Commentary Magazine

Action Painting

To the Editor:

This is just to correct a few errors of fact and terminology in the references to me in Daniel Bell’s “Sensibility in the 60′s” [June]. Perhaps on another occasion I shall comment on Mr. Bell’s general thesis.

The quotation from my remarks on Robert Morris should read: “Aesthetic withdrawal . . . legitimizes ‘process’ art . . . and random art whose form and content are decided by chance” (not “divided by chance”).

In the next paragraph Mr. Bell says that “A decade after his initial—and, at the time, approving—explication of ‘gestural’ or ‘process’ art Rosenberg was now clearly a shade unhappy at the strident stage which this tendency had reached.” “The American Action Painters,” to which Mr. Bell refers, and from which he quotes, was published in Art News in 1951 or 1952, that is, about two decades (not a decade) before my observations on Morris. The “sensibility” of the action painters dominated the art of the 50′s. But Mr. Bell’s references, both in quoting from my essay and in speaking of a decade, make it seem as if these artists and my description of them first appeared in the 60′s. Since he is writing about “the 60′s” as distinct from the 50′s this apparently trivial, and no doubt unintentional, mistake becomes crucial.

“The American Action Painters” was not “an explication of ‘gestural’ or ‘process’ art,” which did not exist in 1952. My essay formulated the idea of action painting which is based on an entirely different principle from either gesture or process. The first chapter of my new book Act and the Actor is devoted to the distinction between action and process. Action has to do with decision and self-affirmation or self-creation, while process operates of itself, as in the examples of process art cited by Dr. Bell. (Though I used the word “gesture” in regard to the action painters I prefer the term “action” because it implies a concrete content, where-as “gesture” may be empty or symbolic.) The point is that the action painters opposed various types of determinism which had been prevalent in American painting and should not be amalgamated with determinists such as the process artists.

Harold Rosenberg
Chicago, Illinois



Daniel Bell writes:

1) I regret the error in transcription which substituted “divided” for “decided.”

2) I knew that Mr. Rosenberg had first published his essay in Art News in the early 50′s and the manuscript from which the essay was taken makes the original context clear in the footnotes. The COMMENTARY article did not carry citations and other scholarly paraphernalia.

But Mr. Rosenberg reprinted his essay in 1959 in The Tradition of the New and curiously makes no mention of the original date of publication, though the essay itself carries extended footnotes from other of his articles in 1958 and 1959 which elaborated his argument. His own inadvertence, certainly, will make it difficult for a future, unwary critic to date Mr. Rosenberg’s point of view.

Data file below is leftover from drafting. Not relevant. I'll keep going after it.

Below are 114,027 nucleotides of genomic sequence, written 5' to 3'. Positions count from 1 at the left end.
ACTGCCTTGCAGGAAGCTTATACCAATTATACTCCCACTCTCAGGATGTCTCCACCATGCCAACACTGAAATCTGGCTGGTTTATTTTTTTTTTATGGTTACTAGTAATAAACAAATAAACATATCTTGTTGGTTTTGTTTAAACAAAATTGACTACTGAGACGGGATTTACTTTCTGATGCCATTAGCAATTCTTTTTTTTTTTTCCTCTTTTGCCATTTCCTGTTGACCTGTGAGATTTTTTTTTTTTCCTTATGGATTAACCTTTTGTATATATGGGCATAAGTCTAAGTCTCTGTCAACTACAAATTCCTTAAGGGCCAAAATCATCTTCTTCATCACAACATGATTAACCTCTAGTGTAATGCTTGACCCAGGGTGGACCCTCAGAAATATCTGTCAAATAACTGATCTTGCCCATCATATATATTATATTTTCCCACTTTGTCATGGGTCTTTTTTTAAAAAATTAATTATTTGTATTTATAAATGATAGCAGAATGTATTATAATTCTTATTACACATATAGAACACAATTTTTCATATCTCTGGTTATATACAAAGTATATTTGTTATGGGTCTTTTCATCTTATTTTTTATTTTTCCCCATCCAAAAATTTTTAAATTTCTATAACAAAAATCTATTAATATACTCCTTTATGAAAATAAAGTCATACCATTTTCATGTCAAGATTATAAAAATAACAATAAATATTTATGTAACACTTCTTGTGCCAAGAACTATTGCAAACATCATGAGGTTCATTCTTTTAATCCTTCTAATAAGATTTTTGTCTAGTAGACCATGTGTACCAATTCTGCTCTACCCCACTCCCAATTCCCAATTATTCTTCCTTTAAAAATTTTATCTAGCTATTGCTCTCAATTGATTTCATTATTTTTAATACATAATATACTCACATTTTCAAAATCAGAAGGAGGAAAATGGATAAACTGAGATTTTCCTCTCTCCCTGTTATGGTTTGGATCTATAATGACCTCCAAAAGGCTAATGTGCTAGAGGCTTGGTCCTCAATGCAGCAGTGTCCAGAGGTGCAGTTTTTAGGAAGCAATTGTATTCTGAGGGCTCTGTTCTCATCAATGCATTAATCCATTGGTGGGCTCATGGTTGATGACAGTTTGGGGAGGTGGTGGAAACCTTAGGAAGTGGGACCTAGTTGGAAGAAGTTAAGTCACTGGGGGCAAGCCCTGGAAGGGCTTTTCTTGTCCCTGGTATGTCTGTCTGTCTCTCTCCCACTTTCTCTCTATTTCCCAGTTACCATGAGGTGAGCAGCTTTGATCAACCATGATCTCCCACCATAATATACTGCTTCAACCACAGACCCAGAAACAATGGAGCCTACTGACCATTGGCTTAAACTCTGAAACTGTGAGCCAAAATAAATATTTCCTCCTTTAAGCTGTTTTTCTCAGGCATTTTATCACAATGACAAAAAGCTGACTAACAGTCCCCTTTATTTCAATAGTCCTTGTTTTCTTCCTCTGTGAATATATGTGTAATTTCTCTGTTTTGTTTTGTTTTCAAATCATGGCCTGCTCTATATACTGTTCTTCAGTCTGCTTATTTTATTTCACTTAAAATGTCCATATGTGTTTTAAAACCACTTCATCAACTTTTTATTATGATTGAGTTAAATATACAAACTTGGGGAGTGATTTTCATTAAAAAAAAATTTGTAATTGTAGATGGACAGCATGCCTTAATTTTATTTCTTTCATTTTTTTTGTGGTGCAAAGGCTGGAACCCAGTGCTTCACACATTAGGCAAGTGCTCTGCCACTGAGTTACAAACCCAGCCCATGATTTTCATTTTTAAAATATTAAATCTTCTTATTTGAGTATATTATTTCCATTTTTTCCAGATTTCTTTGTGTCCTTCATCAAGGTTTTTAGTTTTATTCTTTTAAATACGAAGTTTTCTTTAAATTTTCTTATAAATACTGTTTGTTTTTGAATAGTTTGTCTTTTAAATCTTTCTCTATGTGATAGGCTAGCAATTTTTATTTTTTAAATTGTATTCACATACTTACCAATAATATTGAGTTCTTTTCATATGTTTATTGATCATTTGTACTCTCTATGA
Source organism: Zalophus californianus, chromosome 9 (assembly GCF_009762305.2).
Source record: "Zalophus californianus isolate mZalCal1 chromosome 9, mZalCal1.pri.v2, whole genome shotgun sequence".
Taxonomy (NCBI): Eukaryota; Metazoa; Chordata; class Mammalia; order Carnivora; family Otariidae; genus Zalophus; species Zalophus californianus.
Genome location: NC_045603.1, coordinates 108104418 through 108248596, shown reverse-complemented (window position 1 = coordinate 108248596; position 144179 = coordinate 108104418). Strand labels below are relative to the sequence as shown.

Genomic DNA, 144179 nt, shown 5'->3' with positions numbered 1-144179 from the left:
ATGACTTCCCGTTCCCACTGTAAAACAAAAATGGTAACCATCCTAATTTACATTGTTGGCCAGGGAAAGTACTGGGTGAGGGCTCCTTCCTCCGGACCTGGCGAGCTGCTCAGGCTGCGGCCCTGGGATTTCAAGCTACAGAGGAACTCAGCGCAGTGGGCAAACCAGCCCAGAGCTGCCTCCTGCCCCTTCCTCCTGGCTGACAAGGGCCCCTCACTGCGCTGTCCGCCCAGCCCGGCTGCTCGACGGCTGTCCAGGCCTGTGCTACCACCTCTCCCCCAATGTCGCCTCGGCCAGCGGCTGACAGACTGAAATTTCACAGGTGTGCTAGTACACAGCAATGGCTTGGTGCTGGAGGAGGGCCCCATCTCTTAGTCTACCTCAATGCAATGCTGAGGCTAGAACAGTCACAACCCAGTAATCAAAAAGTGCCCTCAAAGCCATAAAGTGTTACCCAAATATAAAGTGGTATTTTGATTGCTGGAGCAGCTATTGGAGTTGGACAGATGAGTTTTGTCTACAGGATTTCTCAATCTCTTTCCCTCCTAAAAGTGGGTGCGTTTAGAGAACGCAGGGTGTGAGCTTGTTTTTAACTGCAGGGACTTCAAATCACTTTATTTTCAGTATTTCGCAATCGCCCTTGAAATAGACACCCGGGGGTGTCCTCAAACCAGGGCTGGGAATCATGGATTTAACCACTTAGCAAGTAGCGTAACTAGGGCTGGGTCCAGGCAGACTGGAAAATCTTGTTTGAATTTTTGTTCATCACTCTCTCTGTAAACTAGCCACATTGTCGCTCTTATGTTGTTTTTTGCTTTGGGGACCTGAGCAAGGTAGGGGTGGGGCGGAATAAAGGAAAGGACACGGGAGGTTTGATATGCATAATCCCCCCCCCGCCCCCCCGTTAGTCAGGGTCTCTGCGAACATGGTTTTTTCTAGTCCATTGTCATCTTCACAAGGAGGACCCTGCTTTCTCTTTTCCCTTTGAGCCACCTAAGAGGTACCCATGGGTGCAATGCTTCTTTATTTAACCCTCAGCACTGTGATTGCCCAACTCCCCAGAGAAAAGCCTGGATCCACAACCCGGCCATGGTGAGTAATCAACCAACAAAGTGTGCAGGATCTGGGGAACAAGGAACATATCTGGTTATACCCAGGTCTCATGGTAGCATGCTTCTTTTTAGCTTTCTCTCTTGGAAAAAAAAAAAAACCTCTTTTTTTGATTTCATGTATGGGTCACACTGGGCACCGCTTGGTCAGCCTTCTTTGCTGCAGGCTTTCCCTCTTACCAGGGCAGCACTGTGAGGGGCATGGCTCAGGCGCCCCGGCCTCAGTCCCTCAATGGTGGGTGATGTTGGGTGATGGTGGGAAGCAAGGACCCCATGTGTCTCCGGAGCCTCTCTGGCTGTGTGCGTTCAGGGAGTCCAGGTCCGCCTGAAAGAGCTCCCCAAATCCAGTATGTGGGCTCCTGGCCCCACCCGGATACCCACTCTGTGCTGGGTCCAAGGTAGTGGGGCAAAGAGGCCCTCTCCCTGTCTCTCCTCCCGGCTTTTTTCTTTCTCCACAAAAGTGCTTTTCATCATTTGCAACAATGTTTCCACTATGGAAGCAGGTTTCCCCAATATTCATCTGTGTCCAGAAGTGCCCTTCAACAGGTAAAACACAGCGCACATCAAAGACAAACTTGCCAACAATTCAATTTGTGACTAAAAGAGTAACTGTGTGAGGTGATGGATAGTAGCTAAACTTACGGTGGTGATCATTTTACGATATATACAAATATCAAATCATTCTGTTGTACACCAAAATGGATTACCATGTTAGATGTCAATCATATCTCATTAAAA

In any event, it is clear from the context that I was not using the “action painters” as part of the sensibility of the 60′s but as a baseline. I would even assume that Mr. Rosenberg’s act of publishing his essays as a book in 1959—and he surely is aware of the nature of a public act—was part of the effort to establish action painting as the threshold of the new developments.

3) But to come to the one question of substance: Mr. Rosenberg argues that action painting is different from gestural art, even though he has several times approvingly used the idea of the gesture. (“The gesture on the canvas was a gesture of liberation, from Value—political, aesthetic, moral.”) The problem is one of standpoint. From a Moslem point of view, all Christians are alike, whatever the doctrinal differences among the warring sects. My argument was that action painting—which Mr. Rosenberg himself made explicit—had begun the destruction of the art object, and that the painters who followed in the 1960′s almost completed that task. I think that Mr. Rosenberg’s own essays, originally in Art News and subsequently in the New Yorker, make that progression—or degeneration—abundantly clear.

My overall argument dealt with a change in sensibility which had rejected the idea of objective value, and it is within that context, and from that standpoint, that I traced the relation between action painting and its successors. I await with interest Mr. Rosenberg’s comment on the general thesis.



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